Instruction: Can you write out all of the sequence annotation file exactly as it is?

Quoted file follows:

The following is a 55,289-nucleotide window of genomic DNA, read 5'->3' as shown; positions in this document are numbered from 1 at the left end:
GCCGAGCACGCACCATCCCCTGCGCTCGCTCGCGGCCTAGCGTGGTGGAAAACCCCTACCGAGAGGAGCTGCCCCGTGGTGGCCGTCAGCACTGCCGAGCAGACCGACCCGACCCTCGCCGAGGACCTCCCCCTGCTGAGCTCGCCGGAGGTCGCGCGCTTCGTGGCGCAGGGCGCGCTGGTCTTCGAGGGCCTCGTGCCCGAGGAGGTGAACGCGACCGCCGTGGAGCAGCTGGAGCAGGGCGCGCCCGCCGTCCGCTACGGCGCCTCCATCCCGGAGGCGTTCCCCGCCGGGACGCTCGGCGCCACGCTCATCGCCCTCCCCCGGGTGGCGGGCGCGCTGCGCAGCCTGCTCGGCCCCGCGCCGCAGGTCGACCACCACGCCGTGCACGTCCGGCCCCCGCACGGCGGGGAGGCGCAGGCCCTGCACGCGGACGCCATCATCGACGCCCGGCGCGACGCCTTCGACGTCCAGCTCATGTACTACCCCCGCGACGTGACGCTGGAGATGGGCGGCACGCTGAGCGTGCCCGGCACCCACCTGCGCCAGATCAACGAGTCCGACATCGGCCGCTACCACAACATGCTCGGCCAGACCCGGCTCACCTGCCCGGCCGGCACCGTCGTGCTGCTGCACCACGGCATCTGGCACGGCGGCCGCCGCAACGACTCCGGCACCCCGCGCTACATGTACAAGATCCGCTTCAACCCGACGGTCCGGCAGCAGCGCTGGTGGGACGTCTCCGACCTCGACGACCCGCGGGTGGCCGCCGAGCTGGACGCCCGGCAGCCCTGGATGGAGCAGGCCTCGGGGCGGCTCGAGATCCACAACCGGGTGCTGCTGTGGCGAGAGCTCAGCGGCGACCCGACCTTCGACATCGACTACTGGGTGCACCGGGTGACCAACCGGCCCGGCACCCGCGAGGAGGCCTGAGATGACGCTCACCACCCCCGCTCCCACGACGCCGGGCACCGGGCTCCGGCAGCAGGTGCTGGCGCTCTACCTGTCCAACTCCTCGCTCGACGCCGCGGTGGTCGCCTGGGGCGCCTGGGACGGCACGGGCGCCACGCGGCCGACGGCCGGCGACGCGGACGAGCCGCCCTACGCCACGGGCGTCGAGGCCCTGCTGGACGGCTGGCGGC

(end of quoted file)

The following is a 55,289-nucleotide window of genomic DNA, read 5'->3' as shown; positions in this document are numbered from 1 at the left end:
GCCGAGCACGCACCATCCCCTGCGCTCGCTCGCGGCCTAGCGTGGTGGAAAACCCCTACCGAGAGGAGCTGCCCCGTGGTGGCCGTCAGCACTGCCGAGCAGACCGACCCGACCCTCGCCGAGGACCTCCCCCTGCTGAGCTCGCCGGAGGTCGCGCGCTTCGTGGCGCAGGGCGCGCTGGTCTTCGAGGGCCTCGTGCCCGAGGAGGTGAACGCGACCGCCGTGGAGCAGCTGGAGCAGGGCGCGCCCGCCGTCCGCTACGGCGCCTCCATCCCGGAGGCGTTCCCCGCCGGGACGCTCGGCGCCACGCTCATCGCCCTCCCCCGGGTGGCGGGCGCGCTGCGCAGCCTGCTCGGCCCCGCGCCGCAGGTCGACCACCACGCCGTGCACGTCCGGCCCCCGCACGGCGGGGAGGCGCAGGCCCTGCACGCGGACGCCATCATCGACGCCCGGCGCGACGCCTTCGACGTCCAGCTCATGTACTACCCCCGCGACGTGACGCTGGAGATGGGCGGCACGCTGAGCGTGCCCGGCACCCACCTGCGCCAGATCAACGAGTCCGACATCGGCCGCTACCACAACATGCTCGGCCAGACCCGGCTCACCTGCCCGGCCGGCACCGTCGTGCTGCTGCACCACGGCATCTGGCACGGCGGCCGCCGCAACGACTCCGGCACCCCGCGCTACATGTACAAGATCCGCTTCAACCCGACGGTCCGGCAGCAGCGCTGGTGGGACGTCTCCGACCTCGACGACCCGCGGGTGGCCGCCGAGCTGGACGCCCGGCAGCCCTGGATGGAGCAGGCCTCGGGGCGGCTCGAGATCCACAACCGGGTGCTGCTGTGGCGAGAGCTCAGCGGCGACCCGACCTTCGACATCGACTACTGGGTGCACCGGGTGACCAACCGGCCCGGCACCCGCGAGGAGGCCTGAGATGACGCTCACCACCCCCGCTCCCACGACGCCGGGCACCGGGCTCCGGCAGCAGGTGCTGGCGCTCTACCTGTCCAACTCCTCGCTCGACGCCGCGGTGGTCGCCTGGGGCGCCTGGGACGGCACGGGCGCCACGCGGCCGACGGCCGGCGACGCGGACGAGCCGCCCTACGCCACGGGCGTCGAGGCCCTGCTGGACGGCTGGCGGC